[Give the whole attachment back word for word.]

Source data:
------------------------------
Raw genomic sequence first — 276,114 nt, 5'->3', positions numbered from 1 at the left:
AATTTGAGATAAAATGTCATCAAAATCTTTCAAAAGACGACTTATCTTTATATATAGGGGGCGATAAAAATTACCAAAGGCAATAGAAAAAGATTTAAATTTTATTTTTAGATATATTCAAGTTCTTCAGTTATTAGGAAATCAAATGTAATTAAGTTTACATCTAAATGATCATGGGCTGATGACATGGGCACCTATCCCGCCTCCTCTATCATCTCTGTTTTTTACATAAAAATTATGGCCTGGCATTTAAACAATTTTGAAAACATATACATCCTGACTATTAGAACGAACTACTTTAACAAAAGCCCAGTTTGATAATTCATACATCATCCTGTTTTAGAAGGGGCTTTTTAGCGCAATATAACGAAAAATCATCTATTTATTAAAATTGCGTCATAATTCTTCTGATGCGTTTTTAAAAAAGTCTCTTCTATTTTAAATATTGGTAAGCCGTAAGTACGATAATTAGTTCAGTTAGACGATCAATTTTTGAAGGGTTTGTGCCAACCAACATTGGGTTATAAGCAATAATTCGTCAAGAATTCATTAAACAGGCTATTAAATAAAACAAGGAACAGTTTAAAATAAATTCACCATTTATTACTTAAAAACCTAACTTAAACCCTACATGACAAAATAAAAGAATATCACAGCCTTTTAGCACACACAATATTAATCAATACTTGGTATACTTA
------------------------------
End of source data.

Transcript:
Raw genomic sequence first — 276,114 nt, 5'->3', positions numbered from 1 at the left:
AATTTGAGATAAAATGTCATCAAAATCTTTCAAAAGACGACTTATCTTTATATATAGGGGGCGATAAAAATTACCAAAGGCAATAGAAAAAGATTTAAATTTTATTTTTAGATATATTCAAGTTCTTCAGTTATTAGGAAATCAAATGTAATTAAGTTTACATCTAAATGATCATGGGCTGATGACATGGGCACCTATCCCGCCTCCTCTATCATCTCTGTTTTTTACATAAAAATTATGGCCTGGCATTTAAACAATTTTGAAAACATATACATCCTGACTATTAGAACGAACTACTTTAACAAAAGCCCAGTTTGATAATTCATACATCATCCTGTTTTAGAAGGGGCTTTTTAGCGCAATATAACGAAAAATCATCTATTTATTAAAATTGCGTCATAATTCTTCTGATGCGTTTTTAAAAAAGTCTCTTCTATTTTAAATATTGGTAAGCCGTAAGTACGATAATTAGTTCAGTTAGACGATCAATTTTTGAAGGGTTTGTGCCAACCAACATTGGGTTATAAGCAATAATTCGTCAAGAATTCATTAAACAGGCTATTAAATAAAACAAGGAACAGTTTAAAATAAATTCACCATTTATTACTTAAAAACCTAACTTAAACCCTACATGACAAAATAAAAGAATATCACAGCCTTTTAGCACACACAATATTAATCAATACTTGGTATACTTA